Vicki Vale (Kim Basinger in Batman): Dating a journalist is pretty cool; I can vouch for that. My special lady friend writes for a magazine and sometimes we get to stay at bed & breakfasts for free, although I can’t imagine that holds much appeal for Bruce Wayne, who could buy and sell entire hotel chains for fun, if he liked fun. I can’t help but think Bruce Wayne pursued Vicki because she seemed like the kind of gal he should like: looks like a supermodel (from 1989), has a cool career with an artsy side (she’s a photojournalist), supposedly pretty smart. But is she really all that smart? I mean, she’s a reporter and basically relies on Alfred to do the legwork on figuring out that her boyfriend is Batman. It doesn’t bug me that inevitably people find this out, but it is a little bothersome that their knowledge is usually predicated on Alfred or Bruce telling them so — another reason why Batman Returns, in which Batman and Catwoman reach this conclusion independently but simultaneously, is so awesome (yet another: when Christopher Walken’s character sees Batman unmask himself, he exclaims: “Bruce Wayne… why are you dressed up as Batman?”). Plus, Vicki Vale doesn’t seem to have any friends apart from Robert Wuhl, which will make for some awkward dinner parties: “So who’s coming over tonight? Oh, just Arliss? Huh. Hey, I think I see the Bat-signal in the distance. No, it’s there — it’s just foggy out. I gotta go, babe.” Clearly, she was his best prospect for a long, mostly loveless marriage.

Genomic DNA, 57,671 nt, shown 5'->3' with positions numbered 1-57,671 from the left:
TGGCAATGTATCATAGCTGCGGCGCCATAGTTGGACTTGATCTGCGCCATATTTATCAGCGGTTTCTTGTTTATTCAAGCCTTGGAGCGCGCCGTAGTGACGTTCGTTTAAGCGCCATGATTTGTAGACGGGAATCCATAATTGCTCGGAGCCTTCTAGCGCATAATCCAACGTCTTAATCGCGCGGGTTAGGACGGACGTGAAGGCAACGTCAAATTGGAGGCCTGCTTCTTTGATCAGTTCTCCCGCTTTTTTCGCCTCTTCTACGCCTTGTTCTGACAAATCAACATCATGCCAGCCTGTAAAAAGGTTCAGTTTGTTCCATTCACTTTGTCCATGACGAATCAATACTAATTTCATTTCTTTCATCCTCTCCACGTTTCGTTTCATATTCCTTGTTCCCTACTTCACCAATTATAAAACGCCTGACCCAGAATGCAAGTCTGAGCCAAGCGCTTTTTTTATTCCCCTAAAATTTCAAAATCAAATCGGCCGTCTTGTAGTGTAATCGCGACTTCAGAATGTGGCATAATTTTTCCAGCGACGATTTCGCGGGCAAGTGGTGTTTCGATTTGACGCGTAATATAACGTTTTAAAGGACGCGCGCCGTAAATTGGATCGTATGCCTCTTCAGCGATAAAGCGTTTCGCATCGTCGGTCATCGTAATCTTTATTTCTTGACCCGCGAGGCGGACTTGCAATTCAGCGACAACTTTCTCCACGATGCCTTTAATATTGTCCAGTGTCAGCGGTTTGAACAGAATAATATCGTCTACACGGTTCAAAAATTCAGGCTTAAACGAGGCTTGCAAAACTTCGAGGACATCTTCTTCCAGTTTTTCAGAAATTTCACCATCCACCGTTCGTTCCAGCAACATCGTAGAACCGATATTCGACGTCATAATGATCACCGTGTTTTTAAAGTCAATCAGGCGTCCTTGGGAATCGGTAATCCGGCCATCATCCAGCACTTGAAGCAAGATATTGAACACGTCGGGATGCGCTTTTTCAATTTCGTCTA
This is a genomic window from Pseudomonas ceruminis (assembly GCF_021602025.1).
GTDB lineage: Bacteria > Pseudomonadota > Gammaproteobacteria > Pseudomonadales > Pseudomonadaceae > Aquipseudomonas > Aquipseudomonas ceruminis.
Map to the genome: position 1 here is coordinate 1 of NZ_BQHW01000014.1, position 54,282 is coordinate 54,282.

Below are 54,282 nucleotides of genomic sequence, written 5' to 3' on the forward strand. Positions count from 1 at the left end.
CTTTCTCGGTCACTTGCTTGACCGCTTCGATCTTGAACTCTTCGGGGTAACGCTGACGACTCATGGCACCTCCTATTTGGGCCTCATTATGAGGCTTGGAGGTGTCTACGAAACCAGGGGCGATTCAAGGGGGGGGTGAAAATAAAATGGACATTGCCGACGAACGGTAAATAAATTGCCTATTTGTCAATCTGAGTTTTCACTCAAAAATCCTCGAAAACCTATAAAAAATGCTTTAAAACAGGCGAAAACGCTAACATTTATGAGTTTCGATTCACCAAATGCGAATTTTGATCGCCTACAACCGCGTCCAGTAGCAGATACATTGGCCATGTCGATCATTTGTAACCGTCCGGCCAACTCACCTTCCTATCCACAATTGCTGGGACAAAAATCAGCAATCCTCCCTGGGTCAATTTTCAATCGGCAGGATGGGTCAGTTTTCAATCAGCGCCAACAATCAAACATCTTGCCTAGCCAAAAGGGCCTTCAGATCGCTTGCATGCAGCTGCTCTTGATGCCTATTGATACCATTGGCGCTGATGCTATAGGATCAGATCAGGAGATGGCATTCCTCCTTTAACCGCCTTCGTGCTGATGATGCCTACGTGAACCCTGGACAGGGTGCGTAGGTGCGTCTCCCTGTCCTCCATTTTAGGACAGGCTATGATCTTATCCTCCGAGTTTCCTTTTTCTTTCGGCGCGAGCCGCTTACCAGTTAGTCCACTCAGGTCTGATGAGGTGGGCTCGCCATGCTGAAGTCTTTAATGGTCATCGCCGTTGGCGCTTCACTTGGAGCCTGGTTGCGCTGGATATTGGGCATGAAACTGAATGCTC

Selina Kyle (Michelle Pfeiffer in Batman Returns): Man, she was a piece of work, but I really wish these crazy kids could’ve made it last. They could bond over their obsession with duality and masks, they wouldn’t have to go easy on each other in the sack, and he wouldn’t have to worry about his enemies killing her to get to him, because she kind of is one of his enemies! Pfeiffer, at peak hotness and giving a career-best performance, sort of obliterates the competition here, but on a practical level, her tendency to blow up department stores and socialize with sewer-penguins, however fleetingly, could hurt their long-term stability. Basically, they’re Annie Hall and Alvy Singer with costumes. Another practical disadvantage: if they stayed together long enough to reproduce, those kids might feel all pressured to become superheroes themselves (and/or star in cheesy off-continuity television shows).